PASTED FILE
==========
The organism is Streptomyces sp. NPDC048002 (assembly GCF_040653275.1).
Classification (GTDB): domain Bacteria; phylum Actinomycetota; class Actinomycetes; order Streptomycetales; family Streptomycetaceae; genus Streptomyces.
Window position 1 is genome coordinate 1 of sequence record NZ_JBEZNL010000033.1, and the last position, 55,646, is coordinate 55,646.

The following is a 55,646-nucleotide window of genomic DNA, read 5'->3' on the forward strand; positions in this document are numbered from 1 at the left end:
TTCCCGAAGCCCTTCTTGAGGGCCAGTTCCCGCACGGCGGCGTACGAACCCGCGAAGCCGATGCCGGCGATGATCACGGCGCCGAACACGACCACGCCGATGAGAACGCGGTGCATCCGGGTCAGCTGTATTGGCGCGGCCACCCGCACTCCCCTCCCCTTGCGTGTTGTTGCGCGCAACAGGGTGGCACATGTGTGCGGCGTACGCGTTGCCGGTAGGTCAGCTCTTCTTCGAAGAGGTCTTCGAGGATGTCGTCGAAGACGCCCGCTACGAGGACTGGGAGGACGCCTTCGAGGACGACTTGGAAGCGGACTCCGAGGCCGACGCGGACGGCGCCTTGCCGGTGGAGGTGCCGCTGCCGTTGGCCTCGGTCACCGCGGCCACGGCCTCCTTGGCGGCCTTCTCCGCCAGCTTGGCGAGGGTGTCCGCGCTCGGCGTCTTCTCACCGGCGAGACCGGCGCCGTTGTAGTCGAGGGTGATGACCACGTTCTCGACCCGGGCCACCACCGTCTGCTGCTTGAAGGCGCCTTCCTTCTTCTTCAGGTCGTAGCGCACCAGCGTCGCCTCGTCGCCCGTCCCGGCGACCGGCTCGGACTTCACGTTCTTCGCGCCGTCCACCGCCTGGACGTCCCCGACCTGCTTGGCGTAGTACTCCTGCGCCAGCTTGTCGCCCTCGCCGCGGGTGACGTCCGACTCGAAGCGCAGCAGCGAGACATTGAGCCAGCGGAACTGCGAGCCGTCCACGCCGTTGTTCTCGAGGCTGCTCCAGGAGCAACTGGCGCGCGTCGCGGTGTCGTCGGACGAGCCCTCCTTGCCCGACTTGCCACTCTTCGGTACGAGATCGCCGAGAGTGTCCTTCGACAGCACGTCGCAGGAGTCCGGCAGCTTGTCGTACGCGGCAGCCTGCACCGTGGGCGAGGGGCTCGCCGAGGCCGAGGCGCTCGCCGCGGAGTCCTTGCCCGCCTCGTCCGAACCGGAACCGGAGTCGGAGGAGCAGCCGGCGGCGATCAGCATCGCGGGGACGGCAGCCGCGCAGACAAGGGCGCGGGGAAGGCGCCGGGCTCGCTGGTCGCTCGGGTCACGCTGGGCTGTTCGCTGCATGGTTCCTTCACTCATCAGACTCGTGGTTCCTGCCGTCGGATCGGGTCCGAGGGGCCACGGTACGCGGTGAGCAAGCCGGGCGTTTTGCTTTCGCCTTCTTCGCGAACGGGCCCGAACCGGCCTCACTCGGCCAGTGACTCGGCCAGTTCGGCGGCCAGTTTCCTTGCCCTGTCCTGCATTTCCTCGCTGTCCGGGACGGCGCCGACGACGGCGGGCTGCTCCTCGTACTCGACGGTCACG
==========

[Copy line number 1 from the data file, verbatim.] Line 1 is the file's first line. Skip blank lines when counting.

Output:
The organism is Streptomyces sp. NPDC048002 (assembly GCF_040653275.1).